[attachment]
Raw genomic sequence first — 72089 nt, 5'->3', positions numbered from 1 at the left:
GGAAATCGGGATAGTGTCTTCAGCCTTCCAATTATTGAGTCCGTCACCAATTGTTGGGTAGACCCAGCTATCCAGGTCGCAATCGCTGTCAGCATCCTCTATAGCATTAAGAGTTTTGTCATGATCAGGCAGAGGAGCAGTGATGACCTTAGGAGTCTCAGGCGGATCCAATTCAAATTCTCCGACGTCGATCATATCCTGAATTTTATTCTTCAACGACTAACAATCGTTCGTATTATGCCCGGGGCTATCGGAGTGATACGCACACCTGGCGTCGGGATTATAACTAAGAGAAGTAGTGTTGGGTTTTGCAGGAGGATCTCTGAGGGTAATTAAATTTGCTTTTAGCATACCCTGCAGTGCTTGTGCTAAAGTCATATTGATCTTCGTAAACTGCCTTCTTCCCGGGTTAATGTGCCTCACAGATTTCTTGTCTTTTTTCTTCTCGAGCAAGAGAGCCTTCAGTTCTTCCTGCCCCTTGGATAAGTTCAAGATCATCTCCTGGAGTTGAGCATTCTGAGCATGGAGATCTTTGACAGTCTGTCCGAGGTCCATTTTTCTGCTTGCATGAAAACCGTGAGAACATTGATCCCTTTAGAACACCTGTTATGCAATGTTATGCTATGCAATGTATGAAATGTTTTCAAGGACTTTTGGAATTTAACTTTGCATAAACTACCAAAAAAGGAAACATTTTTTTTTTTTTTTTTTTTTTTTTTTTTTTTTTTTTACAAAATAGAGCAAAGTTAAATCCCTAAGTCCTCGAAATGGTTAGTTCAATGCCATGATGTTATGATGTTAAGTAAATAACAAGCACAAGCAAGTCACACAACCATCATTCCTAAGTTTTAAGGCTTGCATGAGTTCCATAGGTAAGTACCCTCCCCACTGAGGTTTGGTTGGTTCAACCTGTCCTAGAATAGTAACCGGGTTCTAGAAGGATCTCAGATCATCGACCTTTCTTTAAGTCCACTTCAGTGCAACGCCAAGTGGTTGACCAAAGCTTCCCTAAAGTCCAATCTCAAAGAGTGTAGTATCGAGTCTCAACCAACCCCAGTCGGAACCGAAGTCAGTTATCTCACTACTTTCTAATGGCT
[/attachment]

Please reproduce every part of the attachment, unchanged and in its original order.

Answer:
Raw genomic sequence first — 72089 nt, 5'->3', positions numbered from 1 at the left:
GGAAATCGGGATAGTGTCTTCAGCCTTCCAATTATTGAGTCCGTCACCAATTGTTGGGTAGACCCAGCTATCCAGGTCGCAATCGCTGTCAGCATCCTCTATAGCATTAAGAGTTTTGTCATGATCAGGCAGAGGAGCAGTGATGACCTTAGGAGTCTCAGGCGGATCCAATTCAAATTCTCCGACGTCGATCATATCCTGAATTTTATTCTTCAACGACTAACAATCGTTCGTATTATGCCCGGGGCTATCGGAGTGATACGCACACCTGGCGTCGGGATTATAACTAAGAGAAGTAGTGTTGGGTTTTGCAGGAGGATCTCTGAGGGTAATTAAATTTGCTTTTAGCATACCCTGCAGTGCTTGTGCTAAAGTCATATTGATCTTCGTAAACTGCCTTCTTCCCGGGTTAATGTGCCTCACAGATTTCTTGTCTTTTTTCTTCTCGAGCAAGAGAGCCTTCAGTTCTTCCTGCCCCTTGGATAAGTTCAAGATCATCTCCTGGAGTTGAGCATTCTGAGCATGGAGATCTTTGACAGTCTGTCCGAGGTCCATTTTTCTGCTTGCATGAAAACCGTGAGAACATTGATCCCTTTAGAACACCTGTTATGCAATGTTATGCTATGCAATGTATGAAATGTTTTCAAGGACTTTTGGAATTTAACTTTGCATAAACTACCAAAAAAGGAAACATTTTTTTTTTTTTTTTTTTTTTTTTTTTTTTTTTTTTACAAAATAGAGCAAAGTTAAATCCCTAAGTCCTCGAAATGGTTAGTTCAATGCCATGATGTTATGATGTTAAGTAAATAACAAGCACAAGCAAGTCACACAACCATCATTCCTAAGTTTTAAGGCTTGCATGAGTTCCATAGGTAAGTACCCTCCCCACTGAGGTTTGGTTGGTTCAACCTGTCCTAGAATAGTAACCGGGTTCTAGAAGGATCTCAGATCATCGACCTTTCTTTAAGTCCACTTCAGTGCAACGCCAAGTGGTTGACCAAAGCTTCCCTAAAGTCCAATCTCAAAGAGTGTAGTATCGAGTCTCAACCAACCCCAGTCGGAACCGAAGTCAGTTATCTCACTACTTTCTAATGGCT